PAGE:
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Recent graduate- lost and depressed

by justanotherrn justanotherrn (Member)

I have a BSn and got my license last month. I studied Nursing in a large island, but now I have relocated to my island which is very small and only has one small hospital. I started on Monday being told that I was going to be oriented. This "orientation" involved showing me where to find things on the wards and that was it.

The place where I studied does things very differently than here and I am left confused and lost. I overheard one nurse talking to another about me one morning. They feel as though I cannot do anything and I have a Bsn. I feel stupid, akward. I am so depressed. I hate going to work everyday. Anytime I ask a question I get attitude. I think the whole problem stems from the bsn nonsense but honestly I dont care about stuff like dat. I don't know what to do, I'm so depressed. sigh

Are you depressed because we are unfamiliar with your working environment or because of the nurses you are working with? Having a BSN is a major accomplishment, and I in no way want to dilute your efforts, but maybe what you are experiencing stems from adjusting to a new working environment, not your credentials. Orientation is a period of grace to learn, ask questions and grow as a nurse. Don't waste it. It's humbling. I know because I too am a new nurse.

I think it's a bit of both. The thing is I'm not really getting an orientation as promised.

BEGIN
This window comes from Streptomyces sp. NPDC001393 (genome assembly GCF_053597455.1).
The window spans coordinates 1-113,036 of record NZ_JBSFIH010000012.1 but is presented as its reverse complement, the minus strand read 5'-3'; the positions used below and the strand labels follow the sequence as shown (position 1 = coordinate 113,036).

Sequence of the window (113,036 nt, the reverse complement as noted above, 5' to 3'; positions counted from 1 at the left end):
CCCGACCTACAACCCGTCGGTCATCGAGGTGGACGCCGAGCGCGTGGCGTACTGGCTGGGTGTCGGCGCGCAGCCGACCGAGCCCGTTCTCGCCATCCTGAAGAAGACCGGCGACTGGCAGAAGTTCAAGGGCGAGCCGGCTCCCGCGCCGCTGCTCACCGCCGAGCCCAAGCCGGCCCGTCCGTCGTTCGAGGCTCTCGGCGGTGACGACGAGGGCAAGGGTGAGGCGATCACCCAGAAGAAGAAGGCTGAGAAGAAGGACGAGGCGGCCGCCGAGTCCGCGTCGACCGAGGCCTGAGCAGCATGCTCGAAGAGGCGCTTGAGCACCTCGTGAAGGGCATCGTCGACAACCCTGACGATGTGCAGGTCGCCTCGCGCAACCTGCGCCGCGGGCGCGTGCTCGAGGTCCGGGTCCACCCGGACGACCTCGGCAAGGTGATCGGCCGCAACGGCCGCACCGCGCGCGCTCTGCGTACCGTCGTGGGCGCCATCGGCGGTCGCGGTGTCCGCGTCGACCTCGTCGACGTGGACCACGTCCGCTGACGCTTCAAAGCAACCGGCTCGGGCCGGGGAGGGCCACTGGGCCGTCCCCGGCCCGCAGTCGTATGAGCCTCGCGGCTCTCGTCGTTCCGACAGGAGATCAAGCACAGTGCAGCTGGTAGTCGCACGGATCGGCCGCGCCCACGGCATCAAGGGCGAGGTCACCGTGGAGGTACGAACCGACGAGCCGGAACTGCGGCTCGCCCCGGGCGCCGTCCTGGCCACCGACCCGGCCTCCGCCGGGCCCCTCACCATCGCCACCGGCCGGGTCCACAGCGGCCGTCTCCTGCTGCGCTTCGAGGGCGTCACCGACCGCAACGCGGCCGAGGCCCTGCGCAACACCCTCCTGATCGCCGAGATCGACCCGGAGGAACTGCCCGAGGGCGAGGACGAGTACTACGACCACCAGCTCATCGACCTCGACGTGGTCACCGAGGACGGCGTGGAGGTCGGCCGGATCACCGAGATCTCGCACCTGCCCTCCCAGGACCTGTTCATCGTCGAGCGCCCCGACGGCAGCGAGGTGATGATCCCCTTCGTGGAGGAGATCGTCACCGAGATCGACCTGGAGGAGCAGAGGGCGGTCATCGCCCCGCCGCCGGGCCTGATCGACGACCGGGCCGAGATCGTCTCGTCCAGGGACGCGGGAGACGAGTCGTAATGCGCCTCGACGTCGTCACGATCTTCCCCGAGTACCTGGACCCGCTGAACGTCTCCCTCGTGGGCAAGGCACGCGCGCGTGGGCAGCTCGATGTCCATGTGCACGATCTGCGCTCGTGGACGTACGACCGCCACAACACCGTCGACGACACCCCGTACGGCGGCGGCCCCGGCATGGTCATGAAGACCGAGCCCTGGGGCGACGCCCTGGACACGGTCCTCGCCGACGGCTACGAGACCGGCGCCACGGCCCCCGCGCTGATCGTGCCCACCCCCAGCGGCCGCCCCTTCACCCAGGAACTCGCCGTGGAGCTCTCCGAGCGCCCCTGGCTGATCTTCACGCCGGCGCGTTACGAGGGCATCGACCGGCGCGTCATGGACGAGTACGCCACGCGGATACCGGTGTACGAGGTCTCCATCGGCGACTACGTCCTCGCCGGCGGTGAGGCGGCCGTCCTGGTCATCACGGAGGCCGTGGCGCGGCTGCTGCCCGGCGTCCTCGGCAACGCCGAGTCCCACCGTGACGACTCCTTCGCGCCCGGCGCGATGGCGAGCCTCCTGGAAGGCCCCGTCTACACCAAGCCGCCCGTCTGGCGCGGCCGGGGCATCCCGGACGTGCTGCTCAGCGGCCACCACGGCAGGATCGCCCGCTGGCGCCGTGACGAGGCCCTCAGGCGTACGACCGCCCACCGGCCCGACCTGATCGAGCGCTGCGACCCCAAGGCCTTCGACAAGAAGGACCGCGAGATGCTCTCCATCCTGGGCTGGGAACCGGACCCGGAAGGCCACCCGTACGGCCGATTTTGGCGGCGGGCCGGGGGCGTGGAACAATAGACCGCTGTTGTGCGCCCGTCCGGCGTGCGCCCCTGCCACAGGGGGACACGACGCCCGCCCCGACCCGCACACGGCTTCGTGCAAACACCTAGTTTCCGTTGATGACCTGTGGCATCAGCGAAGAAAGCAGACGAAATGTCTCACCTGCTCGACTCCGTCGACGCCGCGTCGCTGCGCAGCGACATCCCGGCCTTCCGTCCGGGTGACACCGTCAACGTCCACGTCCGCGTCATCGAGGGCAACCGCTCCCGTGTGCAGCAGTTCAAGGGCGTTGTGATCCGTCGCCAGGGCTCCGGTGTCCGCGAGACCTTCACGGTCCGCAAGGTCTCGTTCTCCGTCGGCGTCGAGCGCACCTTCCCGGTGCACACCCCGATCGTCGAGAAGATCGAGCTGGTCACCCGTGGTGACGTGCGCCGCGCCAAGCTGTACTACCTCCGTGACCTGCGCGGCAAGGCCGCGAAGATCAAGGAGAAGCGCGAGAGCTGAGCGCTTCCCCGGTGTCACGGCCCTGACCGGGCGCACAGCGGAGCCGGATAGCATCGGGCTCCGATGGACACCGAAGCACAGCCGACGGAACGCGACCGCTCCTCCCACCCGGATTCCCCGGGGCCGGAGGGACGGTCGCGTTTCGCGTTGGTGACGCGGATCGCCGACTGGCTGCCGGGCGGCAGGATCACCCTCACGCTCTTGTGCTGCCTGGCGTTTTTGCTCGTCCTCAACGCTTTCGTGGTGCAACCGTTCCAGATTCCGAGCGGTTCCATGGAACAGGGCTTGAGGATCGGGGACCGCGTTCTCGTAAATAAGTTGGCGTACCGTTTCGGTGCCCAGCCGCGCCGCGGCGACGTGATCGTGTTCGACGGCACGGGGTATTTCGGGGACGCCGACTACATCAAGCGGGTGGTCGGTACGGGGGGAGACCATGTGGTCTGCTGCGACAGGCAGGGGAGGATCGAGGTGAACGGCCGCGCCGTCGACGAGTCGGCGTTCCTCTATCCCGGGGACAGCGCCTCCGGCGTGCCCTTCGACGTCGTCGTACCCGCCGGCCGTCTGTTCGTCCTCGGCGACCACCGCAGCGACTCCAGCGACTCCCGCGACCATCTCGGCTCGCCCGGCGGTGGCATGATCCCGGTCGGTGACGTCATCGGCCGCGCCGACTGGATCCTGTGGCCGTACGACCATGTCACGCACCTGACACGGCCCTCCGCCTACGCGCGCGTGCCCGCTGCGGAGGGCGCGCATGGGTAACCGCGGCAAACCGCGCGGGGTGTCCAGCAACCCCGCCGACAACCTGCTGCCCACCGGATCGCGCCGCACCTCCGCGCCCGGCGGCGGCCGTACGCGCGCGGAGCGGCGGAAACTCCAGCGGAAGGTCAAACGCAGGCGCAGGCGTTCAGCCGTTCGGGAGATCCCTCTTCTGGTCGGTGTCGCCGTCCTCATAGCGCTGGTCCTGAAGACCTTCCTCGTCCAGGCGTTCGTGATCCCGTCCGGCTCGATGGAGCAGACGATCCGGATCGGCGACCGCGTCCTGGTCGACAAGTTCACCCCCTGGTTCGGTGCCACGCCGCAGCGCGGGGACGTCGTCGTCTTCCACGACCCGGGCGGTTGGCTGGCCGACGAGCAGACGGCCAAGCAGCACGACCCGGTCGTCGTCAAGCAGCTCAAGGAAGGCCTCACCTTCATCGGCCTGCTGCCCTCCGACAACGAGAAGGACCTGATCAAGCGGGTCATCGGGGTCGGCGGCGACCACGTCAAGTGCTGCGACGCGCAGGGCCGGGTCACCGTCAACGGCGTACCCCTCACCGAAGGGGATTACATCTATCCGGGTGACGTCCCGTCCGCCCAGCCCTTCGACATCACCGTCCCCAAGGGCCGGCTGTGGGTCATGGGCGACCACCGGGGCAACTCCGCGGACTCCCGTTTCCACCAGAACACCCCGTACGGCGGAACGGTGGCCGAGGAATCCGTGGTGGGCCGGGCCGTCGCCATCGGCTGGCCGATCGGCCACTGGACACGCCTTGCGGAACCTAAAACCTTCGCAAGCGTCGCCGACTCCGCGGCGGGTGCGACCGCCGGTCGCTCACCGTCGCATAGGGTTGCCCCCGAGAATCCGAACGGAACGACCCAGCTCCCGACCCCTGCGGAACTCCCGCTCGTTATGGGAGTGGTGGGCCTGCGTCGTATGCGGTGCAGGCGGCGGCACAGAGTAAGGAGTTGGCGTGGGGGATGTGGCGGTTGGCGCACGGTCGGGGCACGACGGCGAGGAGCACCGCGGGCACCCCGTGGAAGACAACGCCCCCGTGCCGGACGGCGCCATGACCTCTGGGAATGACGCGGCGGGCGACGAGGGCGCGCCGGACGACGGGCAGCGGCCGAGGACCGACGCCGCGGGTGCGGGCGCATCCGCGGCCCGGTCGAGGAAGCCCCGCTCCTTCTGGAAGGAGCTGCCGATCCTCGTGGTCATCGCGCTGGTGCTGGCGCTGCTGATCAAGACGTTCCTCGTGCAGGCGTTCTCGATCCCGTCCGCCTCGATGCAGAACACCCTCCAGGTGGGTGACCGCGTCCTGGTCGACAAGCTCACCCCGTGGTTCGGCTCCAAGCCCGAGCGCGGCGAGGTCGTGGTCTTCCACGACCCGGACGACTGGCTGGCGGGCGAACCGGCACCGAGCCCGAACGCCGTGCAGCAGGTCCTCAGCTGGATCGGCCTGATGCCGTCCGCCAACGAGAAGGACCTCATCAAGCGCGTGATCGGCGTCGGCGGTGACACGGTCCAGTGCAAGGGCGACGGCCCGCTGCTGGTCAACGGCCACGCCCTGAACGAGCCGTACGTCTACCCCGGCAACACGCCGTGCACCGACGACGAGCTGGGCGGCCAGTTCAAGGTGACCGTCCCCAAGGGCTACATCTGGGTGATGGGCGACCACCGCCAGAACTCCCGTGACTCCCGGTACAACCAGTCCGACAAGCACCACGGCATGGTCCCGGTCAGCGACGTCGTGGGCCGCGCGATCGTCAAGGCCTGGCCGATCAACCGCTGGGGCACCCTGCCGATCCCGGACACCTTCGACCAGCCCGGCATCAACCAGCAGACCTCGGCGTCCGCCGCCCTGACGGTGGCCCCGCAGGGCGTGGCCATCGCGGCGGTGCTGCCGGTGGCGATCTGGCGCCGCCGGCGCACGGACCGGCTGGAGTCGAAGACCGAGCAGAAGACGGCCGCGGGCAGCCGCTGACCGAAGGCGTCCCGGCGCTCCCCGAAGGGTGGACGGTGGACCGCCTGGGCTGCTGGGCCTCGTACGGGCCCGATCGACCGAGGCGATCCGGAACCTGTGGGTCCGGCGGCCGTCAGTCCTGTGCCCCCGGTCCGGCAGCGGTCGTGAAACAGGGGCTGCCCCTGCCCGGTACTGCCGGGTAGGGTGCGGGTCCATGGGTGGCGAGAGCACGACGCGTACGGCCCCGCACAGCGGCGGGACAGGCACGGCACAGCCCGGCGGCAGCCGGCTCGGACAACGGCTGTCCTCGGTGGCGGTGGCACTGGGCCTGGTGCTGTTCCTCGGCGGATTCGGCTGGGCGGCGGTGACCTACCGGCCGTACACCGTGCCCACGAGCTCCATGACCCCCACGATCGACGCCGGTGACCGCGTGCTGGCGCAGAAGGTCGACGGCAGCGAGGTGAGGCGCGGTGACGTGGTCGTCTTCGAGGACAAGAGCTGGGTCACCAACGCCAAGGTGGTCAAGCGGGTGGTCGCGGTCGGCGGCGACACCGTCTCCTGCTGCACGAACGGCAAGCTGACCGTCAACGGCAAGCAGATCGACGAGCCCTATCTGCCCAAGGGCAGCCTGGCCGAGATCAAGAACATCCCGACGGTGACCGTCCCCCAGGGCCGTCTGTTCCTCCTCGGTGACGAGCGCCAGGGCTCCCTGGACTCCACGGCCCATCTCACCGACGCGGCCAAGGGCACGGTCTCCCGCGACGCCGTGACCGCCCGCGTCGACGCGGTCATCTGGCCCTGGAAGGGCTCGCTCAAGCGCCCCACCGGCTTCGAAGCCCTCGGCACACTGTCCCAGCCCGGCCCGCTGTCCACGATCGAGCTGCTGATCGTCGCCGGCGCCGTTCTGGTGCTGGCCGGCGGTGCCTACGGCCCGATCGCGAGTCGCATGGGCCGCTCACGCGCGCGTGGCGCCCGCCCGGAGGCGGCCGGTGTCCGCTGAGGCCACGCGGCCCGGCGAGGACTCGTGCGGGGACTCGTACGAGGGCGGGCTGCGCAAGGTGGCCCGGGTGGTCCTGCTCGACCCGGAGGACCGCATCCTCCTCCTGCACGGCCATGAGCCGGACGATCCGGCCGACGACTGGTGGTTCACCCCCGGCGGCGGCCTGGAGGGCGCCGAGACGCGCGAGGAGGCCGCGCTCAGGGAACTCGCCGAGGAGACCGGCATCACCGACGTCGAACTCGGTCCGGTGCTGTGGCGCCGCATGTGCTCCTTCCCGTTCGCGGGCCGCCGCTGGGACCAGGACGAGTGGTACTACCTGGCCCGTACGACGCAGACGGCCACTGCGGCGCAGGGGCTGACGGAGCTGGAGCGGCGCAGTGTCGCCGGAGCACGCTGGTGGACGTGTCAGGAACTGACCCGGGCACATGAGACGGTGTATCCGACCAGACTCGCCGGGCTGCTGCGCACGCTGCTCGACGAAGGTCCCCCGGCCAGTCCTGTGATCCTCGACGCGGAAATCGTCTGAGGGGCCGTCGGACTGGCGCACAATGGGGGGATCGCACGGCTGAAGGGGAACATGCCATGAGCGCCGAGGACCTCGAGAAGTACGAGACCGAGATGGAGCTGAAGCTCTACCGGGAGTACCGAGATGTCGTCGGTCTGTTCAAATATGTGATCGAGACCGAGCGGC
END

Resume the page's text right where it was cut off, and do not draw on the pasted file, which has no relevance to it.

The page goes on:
HouTx, BSN, MSN, EdD

Specializes in Critical Care, Education. Has 35 years experience.

The actual purpose of an orientation is to inform a new employee about how "things are done" at the new place and validate your clinical competency. It is NOT to teach basic nursing skills, although this is usually folded into a new grad transition plan. Blanket statements like "I'm not really getting an orientation" are not very effective or persuasive.

Take the time to review the goals & objectives of your orientation.... should be on the paperwork you received. Your expectations may not be in tune with the reality. If so, you could probably negotiate with your supervisor to make alterations if you can support your requests in an articulate and logical manner.


Specializes in L&D, infusion, urology. Has 2 years experience.

I would speak to your supervisor about potentially getting some help. Remind them that you are a new grad, and are going to need more help with learning some of the skills, how to anticipate when someone's going to decompensate on you, etc.